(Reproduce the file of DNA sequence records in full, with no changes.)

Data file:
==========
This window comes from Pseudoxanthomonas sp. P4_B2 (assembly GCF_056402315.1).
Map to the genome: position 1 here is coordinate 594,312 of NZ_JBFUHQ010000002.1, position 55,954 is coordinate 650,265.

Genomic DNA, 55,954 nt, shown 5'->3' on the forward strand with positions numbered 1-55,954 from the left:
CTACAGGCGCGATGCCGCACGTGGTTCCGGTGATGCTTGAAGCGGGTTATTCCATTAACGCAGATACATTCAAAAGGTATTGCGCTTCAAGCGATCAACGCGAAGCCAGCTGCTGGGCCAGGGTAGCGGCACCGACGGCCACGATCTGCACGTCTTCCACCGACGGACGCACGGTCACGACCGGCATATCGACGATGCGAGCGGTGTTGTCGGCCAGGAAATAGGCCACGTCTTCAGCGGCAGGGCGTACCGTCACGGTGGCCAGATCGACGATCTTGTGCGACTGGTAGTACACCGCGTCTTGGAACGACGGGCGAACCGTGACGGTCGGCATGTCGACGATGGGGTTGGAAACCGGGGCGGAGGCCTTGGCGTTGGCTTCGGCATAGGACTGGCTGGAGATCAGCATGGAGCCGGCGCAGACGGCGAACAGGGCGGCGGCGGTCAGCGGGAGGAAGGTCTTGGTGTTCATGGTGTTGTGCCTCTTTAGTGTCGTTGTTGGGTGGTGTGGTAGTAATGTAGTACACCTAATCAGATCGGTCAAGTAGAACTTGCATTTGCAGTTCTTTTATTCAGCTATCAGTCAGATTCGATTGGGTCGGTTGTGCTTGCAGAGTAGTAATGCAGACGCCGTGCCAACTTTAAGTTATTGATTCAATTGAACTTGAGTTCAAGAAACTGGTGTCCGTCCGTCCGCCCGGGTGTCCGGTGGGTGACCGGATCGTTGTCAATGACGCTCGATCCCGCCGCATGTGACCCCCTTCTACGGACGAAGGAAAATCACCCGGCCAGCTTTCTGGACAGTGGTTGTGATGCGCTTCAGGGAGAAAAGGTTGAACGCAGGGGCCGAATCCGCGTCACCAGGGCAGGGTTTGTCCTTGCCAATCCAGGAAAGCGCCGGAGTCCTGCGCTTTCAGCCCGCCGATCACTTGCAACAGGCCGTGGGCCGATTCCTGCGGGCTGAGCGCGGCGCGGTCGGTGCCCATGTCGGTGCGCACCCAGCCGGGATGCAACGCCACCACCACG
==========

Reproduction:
This window comes from Pseudoxanthomonas sp. P4_B2 (assembly GCF_056402315.1).
Map to the genome: position 1 here is coordinate 594,312 of NZ_JBFUHQ010000002.1, position 55,954 is coordinate 650,265.

Genomic DNA, 55,954 nt, shown 5'->3' on the forward strand with positions numbered 1-55,954 from the left:
CTACAGGCGCGATGCCGCACGTGGTTCCGGTGATGCTTGAAGCGGGTTATTCCATTAACGCAGATACATTCAAAAGGTATTGCGCTTCAAGCGATCAACGCGAAGCCAGCTGCTGGGCCAGGGTAGCGGCACCGACGGCCACGATCTGCACGTCTTCCACCGACGGACGCACGGTCACGACCGGCATATCGACGATGCGAGCGGTGTTGTCGGCCAGGAAATAGGCCACGTCTTCAGCGGCAGGGCGTACCGTCACGGTGGCCAGATCGACGATCTTGTGCGACTGGTAGTACACCGCGTCTTGGAACGACGGGCGAACCGTGACGGTCGGCATGTCGACGATGGGGTTGGAAACCGGGGCGGAGGCCTTGGCGTTGGCTTCGGCATAGGACTGGCTGGAGATCAGCATGGAGCCGGCGCAGACGGCGAACAGGGCGGCGGCGGTCAGCGGGAGGAAGGTCTTGGTGTTCATGGTGTTGTGCCTCTTTAGTGTCGTTGTTGGGTGGTGTGGTAGTAATGTAGTACACCTAATCAGATCGGTCAAGTAGAACTTGCATTTGCAGTTCTTTTATTCAGCTATCAGTCAGATTCGATTGGGTCGGTTGTGCTTGCAGAGTAGTAATGCAGACGCCGTGCCAACTTTAAGTTATTGATTCAATTGAACTTGAGTTCAAGAAACTGGTGTCCGTCCGTCCGCCCGGGTGTCCGGTGGGTGACCGGATCGTTGTCAATGACGCTCGATCCCGCCGCATGTGACCCCCTTCTACGGACGAAGGAAAATCACCCGGCCAGCTTTCTGGACAGTGGTTGTGATGCGCTTCAGGGAGAAAAGGTTGAACGCAGGGGCCGAATCCGCGTCACCAGGGCAGGGTTTGTCCTTGCCAATCCAGGAAAGCGCCGGAGTCCTGCGCTTTCAGCCCGCCGATCACTTGCAACAGGCCGTGGGCCGATTCCTGCGGGCTGAGCGCGGCGCGGTCGGTGCCCATGTCGGTGCGCACCCAGCCGGGATGCAACGCCACCACCACG